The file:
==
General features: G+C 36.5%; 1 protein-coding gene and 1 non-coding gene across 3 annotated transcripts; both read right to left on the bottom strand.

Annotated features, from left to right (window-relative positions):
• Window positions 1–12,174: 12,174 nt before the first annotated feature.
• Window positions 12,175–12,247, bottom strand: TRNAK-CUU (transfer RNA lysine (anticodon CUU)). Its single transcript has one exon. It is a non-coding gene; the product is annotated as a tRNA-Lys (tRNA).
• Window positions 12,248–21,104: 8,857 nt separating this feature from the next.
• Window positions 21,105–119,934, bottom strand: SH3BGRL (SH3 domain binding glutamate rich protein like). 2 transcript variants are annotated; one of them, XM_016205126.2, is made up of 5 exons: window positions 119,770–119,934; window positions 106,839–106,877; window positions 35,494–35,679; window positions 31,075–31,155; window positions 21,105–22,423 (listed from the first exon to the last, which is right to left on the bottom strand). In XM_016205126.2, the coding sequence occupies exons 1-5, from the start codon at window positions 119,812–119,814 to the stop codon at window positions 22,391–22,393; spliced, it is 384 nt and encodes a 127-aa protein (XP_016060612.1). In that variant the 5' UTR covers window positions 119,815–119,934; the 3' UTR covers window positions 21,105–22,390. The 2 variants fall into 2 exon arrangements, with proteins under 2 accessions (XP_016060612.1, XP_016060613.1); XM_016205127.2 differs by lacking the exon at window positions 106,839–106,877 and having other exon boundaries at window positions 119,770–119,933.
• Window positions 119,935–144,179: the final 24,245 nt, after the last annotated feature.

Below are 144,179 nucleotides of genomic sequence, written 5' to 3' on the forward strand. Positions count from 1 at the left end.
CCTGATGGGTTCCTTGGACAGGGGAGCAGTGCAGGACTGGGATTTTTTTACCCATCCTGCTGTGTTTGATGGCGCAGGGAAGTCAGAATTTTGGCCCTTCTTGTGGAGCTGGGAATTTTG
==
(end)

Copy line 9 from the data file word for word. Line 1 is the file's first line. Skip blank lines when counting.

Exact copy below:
CCTGATGGGTTCCTTGGACAGGGGAGCAGTGCAGGACTGGGATTTTTTTACCCATCCTGCTGTGTTTGATGGCGCAGGGAAGTCAGAATTTTGGCCCTTCTTGTGGAGCTGGGAATTTTG